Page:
Lessons about research in the natural sciences can be drawn from the sociology of science. For example, in 1960 Einstein's general theory of relativity was standard and accepted physics, and elements of it were on the qualifying exam I wrote as a graduate student. But there was little empirical support for this theory; it was what sociologists could rightly term a social construction. That has changed, but now we have other social constructions in cosmology; consider the schematic model for dark matter. I will offer more lessons of this sort drawn from how physical cosmology grew from a social construction to a well-tested empirical construction.
Prof. James Peebles was born in St. Boniface, Canada. After attending the University of Manitoba, he continued his studies at Princeton University in the United States, receiving his doctorate there in 1962. He remained at Princeton University where he is now Professor Emeritus of Science.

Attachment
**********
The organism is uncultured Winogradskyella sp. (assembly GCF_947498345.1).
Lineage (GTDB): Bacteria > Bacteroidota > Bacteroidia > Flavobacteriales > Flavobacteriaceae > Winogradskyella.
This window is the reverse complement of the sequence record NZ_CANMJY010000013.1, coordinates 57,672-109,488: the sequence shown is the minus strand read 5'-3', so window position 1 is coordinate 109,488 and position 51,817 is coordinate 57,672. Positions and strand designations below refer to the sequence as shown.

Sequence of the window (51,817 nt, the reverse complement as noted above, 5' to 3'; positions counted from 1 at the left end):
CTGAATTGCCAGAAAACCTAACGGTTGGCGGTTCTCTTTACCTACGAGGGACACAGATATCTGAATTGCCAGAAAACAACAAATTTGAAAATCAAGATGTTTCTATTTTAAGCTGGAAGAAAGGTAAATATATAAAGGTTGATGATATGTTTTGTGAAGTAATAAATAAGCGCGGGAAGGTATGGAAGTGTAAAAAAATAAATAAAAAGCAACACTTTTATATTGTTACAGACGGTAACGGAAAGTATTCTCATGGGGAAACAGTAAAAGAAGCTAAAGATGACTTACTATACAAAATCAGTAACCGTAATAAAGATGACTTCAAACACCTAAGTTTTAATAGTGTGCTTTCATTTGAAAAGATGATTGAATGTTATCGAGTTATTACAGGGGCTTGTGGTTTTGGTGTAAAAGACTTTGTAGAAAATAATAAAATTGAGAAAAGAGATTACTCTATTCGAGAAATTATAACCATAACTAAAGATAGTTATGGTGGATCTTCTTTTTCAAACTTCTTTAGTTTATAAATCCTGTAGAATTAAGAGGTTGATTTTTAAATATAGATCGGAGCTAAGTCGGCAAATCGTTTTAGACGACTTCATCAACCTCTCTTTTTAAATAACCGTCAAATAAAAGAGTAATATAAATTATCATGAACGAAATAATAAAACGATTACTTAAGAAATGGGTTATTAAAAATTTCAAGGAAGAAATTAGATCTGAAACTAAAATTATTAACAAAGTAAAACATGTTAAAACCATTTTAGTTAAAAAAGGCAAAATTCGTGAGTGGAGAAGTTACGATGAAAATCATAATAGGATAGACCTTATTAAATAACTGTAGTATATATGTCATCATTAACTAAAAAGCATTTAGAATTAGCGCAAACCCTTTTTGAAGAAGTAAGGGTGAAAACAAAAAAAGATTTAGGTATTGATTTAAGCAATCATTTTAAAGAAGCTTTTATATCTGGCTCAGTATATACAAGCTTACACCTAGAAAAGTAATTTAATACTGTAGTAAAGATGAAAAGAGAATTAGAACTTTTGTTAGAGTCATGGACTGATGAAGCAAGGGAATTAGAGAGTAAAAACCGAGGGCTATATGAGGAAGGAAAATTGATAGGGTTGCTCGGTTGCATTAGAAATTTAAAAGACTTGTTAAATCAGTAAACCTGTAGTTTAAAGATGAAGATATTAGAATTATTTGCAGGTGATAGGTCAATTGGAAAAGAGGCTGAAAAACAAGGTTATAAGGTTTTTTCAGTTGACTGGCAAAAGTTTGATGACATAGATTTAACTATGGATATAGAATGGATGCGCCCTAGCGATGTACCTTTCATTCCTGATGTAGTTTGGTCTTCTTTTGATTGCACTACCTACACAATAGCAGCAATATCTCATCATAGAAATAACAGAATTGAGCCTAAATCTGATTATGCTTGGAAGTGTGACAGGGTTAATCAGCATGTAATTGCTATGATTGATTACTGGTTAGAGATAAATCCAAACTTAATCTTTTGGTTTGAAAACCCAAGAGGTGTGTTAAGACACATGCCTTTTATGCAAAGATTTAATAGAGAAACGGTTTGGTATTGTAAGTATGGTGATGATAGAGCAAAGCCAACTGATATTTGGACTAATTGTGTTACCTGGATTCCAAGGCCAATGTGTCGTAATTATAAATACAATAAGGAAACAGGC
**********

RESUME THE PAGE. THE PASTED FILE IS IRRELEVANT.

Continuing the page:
James Peebles’ theoretical framework, developed since the mid-1960s, is the basis of our contemporary ideas about the universe. The cosmic background radiation is a remaining trace of the formation of the universe. Using his theoretical tools and calculations, James Peebles was able to interpret these traces from the infancy of the universe and discover new physical processes. The results showed us a universe in which just five per cent of its content is known matter. The rest, 95 per cent, is unknown dark matter and dark energy.
He shared the Nobel Prize in Physics 2019 for his theorical discoveries in physical cosmology.